The Weird NJ Interview by Matt Chrystal
There has been no shortage of stories surrounding the one hundred and seven year old landmark that is the Stanley Hotel in Estes Park, CO. Dating as far back as 1911, most of the stories revolve around its otherworldly inhabitants, who are back from the land of the dead. Heck, the hotel’s website even provides a rundown of their most famous ghosts. They are portrayed as friendly, albeit noisy, apparitions who are merely vacationing at the “Disneyland for spirits.” And then, of course, one of the most notable stories from the hotel’s haunted history conjures up images of the farthest things from friendly floating travelers. When most people picture the Stanley Hotel, their minds usually fill with visions of hallways a wash with blood and a decaying corpse residing in the bathtub of room 237. This all thanks to author, Stephen King, whose overnight stay in 1974, in the reportedly empty hotel, supposedly spooked him so much, that it became his inspiration for The Overlook Hotel in his 1977 novel, The Shining.
Estes Park, CO is about fifty miles from Denver, overlooks the Rocky Mountains and is home to about six thousand residents. But things have not died down in this small, snowy out of the way town. These days there is a whole lot more activity and sounds than ever in the Stanley Hotel, but this time is definitely credited to those in the land of the living.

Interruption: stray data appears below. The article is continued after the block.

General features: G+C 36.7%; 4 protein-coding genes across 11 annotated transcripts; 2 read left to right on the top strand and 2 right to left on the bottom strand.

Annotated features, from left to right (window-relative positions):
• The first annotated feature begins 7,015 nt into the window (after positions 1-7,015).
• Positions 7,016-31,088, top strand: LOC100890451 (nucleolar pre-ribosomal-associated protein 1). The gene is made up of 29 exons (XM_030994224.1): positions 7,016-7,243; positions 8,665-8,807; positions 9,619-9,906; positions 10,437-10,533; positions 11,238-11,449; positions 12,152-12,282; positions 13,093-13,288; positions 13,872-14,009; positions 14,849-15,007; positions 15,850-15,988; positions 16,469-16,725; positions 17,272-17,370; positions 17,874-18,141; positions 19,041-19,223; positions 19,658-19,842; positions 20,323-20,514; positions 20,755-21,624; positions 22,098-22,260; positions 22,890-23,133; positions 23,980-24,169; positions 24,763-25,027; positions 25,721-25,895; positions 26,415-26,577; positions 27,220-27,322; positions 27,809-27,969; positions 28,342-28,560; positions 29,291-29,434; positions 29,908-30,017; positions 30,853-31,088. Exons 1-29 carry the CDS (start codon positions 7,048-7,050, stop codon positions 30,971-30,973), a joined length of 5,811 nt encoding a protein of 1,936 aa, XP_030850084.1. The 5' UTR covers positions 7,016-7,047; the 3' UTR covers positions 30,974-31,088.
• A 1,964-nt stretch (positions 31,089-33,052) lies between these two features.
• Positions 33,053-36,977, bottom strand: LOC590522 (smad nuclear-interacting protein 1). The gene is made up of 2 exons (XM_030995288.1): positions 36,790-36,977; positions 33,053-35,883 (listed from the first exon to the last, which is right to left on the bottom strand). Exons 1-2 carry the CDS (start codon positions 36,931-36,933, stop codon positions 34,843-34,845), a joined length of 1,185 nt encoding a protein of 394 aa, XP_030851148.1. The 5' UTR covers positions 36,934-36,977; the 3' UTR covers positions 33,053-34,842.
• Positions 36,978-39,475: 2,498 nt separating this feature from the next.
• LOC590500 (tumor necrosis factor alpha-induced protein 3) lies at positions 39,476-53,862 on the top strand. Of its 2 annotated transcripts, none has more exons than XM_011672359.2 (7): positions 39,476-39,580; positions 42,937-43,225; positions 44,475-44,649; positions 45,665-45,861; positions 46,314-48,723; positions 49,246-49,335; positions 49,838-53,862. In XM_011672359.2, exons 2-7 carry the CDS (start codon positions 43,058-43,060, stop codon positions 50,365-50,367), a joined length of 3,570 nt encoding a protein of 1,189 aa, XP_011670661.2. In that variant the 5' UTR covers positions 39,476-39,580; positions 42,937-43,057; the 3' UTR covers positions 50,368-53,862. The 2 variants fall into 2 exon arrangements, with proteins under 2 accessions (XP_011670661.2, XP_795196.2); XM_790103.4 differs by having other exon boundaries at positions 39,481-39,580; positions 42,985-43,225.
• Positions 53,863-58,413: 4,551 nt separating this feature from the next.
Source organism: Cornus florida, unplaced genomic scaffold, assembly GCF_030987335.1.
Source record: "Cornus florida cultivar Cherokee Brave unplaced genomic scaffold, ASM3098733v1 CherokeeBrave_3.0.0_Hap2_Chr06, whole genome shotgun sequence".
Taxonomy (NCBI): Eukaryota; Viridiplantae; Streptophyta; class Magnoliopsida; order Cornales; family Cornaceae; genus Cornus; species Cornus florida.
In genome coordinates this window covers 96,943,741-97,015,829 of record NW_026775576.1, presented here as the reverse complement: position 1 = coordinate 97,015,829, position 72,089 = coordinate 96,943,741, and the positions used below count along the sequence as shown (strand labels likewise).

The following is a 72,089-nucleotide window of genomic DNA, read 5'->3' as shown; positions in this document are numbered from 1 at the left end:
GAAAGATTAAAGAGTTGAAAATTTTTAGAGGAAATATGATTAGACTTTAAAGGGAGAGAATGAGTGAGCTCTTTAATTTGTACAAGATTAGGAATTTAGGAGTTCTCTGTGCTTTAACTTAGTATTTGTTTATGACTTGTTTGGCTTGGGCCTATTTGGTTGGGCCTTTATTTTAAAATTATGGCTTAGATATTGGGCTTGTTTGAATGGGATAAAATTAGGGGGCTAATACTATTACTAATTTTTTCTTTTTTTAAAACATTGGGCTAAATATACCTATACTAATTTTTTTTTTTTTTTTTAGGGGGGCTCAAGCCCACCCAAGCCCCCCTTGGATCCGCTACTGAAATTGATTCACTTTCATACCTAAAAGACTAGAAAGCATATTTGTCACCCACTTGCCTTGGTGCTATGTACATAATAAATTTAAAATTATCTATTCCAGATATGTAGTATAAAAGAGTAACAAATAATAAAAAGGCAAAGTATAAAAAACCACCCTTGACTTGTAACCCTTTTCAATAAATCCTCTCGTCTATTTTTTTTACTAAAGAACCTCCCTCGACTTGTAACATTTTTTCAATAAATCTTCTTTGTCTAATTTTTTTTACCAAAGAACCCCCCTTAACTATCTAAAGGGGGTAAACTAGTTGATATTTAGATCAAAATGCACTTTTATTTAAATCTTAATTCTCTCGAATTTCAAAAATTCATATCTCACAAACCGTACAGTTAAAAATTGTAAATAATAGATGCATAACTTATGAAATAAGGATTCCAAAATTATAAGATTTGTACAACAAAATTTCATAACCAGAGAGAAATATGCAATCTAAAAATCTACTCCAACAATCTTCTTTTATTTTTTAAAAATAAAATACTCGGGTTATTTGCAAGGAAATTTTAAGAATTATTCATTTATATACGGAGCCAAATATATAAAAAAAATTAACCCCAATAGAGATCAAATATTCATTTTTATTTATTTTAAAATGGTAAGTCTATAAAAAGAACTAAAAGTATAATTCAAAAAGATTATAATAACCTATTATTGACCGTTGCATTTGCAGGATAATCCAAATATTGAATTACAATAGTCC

In 2014 , the baroque-roots-rock band, Murder By Death put on a series of concerts, more like Shining inspired theme parties, at the Stanley Hotel. Each of the three nights brought in huge crowds of attendees ready to fill the hotel and have a whole weekend full of music and fantasy. The band returned to do three night runs in January of both 2015 and 2016 which rejuvenated the hotel and changed the way the hotel looked at business (As of this writing, the hotel has a regular schedule of various performers and will soon be undergoing a huge renovation to include a museum and film studio).
I got a chance have a conversation with Murder By Death’s lead vocalist/guitarist, Adam Turla and ask him how it came about that Murder By Death, a country-punk band from Indiana got to shine at the Stanley Hotel. We also got to talking about his experiences inside the haunted halls of the Stanley Hotel in regards to all things normal, not so normal and maybe even… paranormal.